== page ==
I was interested to observe how little Pragya Agarwal’s “Careers intelligence” article “How to write the perfect PhD proposal” (News, 5 October) corresponded to the way in which PhD candidates are assessed and selected in mathematics.
In the selection process, the potential supervisor(s) would consider how well the candidate had done in their relevant undergraduate modules, and how much capacity for research they had exhibited in their undergraduate projects. In interviews, we would look for indications of enthusiasm for research in mathematics, and possibly test them with some technical questions to see how they approached problems.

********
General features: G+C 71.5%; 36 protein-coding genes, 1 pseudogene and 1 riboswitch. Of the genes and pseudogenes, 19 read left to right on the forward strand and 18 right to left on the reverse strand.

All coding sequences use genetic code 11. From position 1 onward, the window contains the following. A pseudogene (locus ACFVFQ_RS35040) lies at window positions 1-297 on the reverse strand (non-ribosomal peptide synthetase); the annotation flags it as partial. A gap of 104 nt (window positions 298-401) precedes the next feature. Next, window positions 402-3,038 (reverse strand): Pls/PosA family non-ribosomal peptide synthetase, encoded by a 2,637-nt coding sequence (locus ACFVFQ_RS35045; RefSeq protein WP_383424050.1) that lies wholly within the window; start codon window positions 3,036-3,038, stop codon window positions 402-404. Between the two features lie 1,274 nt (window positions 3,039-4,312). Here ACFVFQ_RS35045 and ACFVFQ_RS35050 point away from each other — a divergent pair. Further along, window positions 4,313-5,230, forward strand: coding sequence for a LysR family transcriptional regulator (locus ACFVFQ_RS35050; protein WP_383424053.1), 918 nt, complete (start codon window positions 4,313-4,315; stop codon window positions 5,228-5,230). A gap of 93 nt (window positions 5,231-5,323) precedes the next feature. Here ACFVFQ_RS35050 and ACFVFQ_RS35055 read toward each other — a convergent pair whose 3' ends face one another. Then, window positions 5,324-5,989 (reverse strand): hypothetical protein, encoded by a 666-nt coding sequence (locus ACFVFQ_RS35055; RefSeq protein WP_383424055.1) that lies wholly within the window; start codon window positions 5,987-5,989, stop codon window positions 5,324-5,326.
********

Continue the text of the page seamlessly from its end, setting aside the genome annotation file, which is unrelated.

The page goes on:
The last thing we would expect would be for them to write a research proposal as part of their application and, if for some bureaucratic reason they needed to write one at that stage, we would help them to do it. The details of their actual research project would typically emerge and be formulated during the first few months or possibly even the first year of their PhD studies.
Professor of mathematics
University of Warwick